The regulative principle of worship maintains that Scripture gives specific guidelines for conducting corporate worship services and that churches must not add anything to those guidelines. For example, churches following the regulative principle in worship often do not use musical instruments, since there is no New Testament command or example that would warrant their use in the church. The normative principle is the idea that anything not expressly forbidden by Scripture can be used in corporate worship. One of the foundational differences is that the former considers the Bible’s instructions as a strict code of conduct while the latter sees them as principles to follow. Both hold to the truth of God’s Word, but they differ on whether or not it clearly establishes an unalterable blueprint for corporate worship.
The regulative principle is most often associated with Reformed churches, while the normative principle is widely promoted by modern evangelicalism. While the more liturgical churches, such as Catholic, Episcopalian, and Orthodox, may appear to follow the regulative principle, they also include many elements not found in Scripture. The presence of formality and repetition does not necessarily mean a service is regulative, just as the presence of a more relaxed atmosphere does not indicate a normative approach. Often, tradition gives the appearance of biblical truth, when in reality it just seems right because it is familiar. But formalism is not synonymous with biblical fidelity.
The supporters of the regulative form of worship believe that God, the One to be worshiped, has clearly instructed us on how to worship Him. They also point to Paul’s instructions to the churches at Colossae and Corinth as evidence that there is a right and a wrong way to conduct services. The Corinthian church was becoming disorderly in her abuse of spiritual gifts (1 Corinthians 11:17–18, 33; 14:23). They were allowing women to disrupt the services (1 Corinthians 14:34) and were profaning the Lord’s Supper (1 Corinthians 11:20–22). The entire chapter of 1 Corinthians 14 addresses specific guidelines for behavior in corporate worship in response to those abuses. The church at Colossae was warned not to incorporate “human tradition” within their services (Colossians 2:8). So, because of Paul’s specific instructions to several early churches, some have concluded that, under the inspiration of the Holy Spirit, he was giving general instructions for all corporate worship experiences.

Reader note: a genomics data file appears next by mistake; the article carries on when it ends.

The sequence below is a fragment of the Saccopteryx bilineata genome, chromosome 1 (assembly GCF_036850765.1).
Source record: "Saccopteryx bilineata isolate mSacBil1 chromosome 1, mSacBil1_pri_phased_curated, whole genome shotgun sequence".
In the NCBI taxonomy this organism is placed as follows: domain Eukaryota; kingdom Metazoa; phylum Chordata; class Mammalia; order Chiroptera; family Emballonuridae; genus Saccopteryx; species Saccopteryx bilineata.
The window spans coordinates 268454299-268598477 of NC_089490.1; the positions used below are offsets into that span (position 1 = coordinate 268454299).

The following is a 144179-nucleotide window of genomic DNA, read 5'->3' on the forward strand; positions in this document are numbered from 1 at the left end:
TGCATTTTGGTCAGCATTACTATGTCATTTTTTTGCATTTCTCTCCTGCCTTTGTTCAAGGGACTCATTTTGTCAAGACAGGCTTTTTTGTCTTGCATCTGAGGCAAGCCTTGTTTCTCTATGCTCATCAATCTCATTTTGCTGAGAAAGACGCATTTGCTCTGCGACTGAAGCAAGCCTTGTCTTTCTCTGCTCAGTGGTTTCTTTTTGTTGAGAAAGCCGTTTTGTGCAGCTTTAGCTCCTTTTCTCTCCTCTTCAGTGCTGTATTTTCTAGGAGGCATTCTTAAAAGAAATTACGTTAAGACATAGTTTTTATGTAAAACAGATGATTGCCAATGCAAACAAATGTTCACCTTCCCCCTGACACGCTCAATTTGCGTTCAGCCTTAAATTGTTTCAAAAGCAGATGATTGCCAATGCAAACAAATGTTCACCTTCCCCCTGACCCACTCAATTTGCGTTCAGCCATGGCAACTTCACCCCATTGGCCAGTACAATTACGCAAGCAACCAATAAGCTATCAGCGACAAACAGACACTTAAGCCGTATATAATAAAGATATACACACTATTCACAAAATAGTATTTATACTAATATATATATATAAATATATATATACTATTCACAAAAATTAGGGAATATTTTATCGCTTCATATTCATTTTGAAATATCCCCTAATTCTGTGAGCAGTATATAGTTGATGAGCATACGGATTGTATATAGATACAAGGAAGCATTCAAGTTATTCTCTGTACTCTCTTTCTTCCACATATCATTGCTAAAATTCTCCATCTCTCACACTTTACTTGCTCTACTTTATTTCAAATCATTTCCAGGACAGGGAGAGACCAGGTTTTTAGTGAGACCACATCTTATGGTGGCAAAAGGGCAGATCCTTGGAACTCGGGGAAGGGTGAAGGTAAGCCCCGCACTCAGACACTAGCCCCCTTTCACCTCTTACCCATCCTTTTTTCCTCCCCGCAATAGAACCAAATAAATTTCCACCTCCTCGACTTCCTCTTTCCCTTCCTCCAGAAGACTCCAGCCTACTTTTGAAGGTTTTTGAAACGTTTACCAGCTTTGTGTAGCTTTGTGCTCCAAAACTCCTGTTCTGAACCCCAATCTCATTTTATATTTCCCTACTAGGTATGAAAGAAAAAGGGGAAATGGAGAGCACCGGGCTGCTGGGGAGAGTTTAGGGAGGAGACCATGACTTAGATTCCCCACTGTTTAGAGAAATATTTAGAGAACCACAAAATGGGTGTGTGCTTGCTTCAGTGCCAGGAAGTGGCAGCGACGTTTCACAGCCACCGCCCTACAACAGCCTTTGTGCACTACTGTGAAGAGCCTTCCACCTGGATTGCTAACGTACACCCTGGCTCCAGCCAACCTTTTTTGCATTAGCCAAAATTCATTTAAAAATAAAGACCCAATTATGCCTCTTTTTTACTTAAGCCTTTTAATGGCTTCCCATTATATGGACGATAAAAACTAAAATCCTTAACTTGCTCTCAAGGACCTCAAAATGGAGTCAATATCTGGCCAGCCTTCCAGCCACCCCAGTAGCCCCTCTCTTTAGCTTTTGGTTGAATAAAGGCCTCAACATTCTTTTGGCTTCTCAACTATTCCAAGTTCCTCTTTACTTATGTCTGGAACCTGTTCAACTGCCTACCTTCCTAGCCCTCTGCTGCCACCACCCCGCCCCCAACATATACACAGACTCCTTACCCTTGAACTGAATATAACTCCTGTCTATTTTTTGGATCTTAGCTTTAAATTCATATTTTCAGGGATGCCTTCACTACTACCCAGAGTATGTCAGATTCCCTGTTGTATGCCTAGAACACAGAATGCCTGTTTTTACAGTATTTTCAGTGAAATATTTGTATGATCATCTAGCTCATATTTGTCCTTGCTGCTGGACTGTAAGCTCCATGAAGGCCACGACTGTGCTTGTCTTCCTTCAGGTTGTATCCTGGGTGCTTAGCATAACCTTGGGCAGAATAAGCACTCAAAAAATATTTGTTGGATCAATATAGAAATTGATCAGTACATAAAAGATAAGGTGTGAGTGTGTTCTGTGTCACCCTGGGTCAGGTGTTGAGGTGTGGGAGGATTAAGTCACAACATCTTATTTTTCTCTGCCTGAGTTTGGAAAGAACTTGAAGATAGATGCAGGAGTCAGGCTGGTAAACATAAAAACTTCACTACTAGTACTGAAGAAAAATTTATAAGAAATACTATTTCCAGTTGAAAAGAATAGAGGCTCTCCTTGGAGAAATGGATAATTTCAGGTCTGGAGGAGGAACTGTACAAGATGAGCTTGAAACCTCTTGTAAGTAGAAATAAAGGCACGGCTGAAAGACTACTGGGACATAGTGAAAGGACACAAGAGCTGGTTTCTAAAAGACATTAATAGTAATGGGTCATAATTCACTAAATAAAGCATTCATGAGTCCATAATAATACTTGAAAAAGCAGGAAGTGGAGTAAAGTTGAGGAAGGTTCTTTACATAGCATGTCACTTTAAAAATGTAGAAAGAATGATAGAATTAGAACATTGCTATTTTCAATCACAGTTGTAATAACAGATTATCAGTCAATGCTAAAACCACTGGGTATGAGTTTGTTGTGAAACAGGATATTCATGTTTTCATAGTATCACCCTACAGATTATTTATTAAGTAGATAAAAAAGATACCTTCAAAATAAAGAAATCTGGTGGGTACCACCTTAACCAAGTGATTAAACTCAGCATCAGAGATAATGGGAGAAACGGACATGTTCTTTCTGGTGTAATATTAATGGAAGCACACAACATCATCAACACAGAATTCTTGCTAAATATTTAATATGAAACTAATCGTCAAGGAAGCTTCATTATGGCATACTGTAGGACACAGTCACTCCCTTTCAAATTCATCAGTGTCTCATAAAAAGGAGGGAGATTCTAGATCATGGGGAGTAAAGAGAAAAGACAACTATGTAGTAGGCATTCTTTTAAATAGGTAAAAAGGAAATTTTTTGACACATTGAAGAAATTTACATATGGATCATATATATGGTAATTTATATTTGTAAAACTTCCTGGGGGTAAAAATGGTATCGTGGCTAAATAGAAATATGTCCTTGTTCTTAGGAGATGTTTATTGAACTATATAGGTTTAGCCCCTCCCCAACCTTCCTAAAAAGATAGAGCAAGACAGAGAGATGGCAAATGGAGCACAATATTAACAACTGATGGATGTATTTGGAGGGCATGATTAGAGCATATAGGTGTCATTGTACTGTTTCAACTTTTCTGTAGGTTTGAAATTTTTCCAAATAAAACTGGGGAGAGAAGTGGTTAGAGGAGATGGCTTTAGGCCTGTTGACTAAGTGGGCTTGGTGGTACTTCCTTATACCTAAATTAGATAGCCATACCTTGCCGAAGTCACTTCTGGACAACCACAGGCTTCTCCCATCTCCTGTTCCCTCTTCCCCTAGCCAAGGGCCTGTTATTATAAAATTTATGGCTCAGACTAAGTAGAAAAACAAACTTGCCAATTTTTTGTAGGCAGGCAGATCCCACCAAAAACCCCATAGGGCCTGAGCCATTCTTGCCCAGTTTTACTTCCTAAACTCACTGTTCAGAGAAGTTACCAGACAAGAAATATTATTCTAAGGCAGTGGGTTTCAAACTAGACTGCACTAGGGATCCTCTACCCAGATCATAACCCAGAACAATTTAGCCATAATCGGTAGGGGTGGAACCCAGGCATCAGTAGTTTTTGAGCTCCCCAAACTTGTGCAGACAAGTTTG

Here are some strengths of the regulative principle: It seeks to honor God and His Word. It keeps the focus on God-centered worship rather than man-pleasing activity. It effectively eliminates worldliness or elements with pagan roots that have been given a Christian flair. It consults the Bible, rather than popular opinion, for the final word on church questions. One weakness of the regulative principle is that it can easily become legalistic in its strict rejection of anything not found in the Bible. It can also place worship in a category saved only for corporate settings, rather than encourage it as a daily practice. It also does not account for many aspects of a worship service not dealt with in the Bible, such as length of services, instrument use, how much technology should be employed, and dozens of other cultural questions not applicable in Bible times.
The normative principle of corporate worship also uses the Bible as the final authority but teaches that anything not expressly forbidden may be incorporated in services. Drama, special music, movie clips, and PowerPoint presentations may all be used in normative worship services since they are not forbidden in Scripture. The supporters of this style of worship point out that every church and every culture expresses worship differently, even those in Bible times. They hold that the Bible’s instruction on worship services was not meant to be a list of rules but to be a guideline for understanding the heart of God. They argue that regulating worship services creates an unnatural attitude toward worship and God, rather than allowing the corporate expression to be a continuation of a worshiping lifestyle (Deuteronomy 6:6–8; 1 Corinthians 10:31).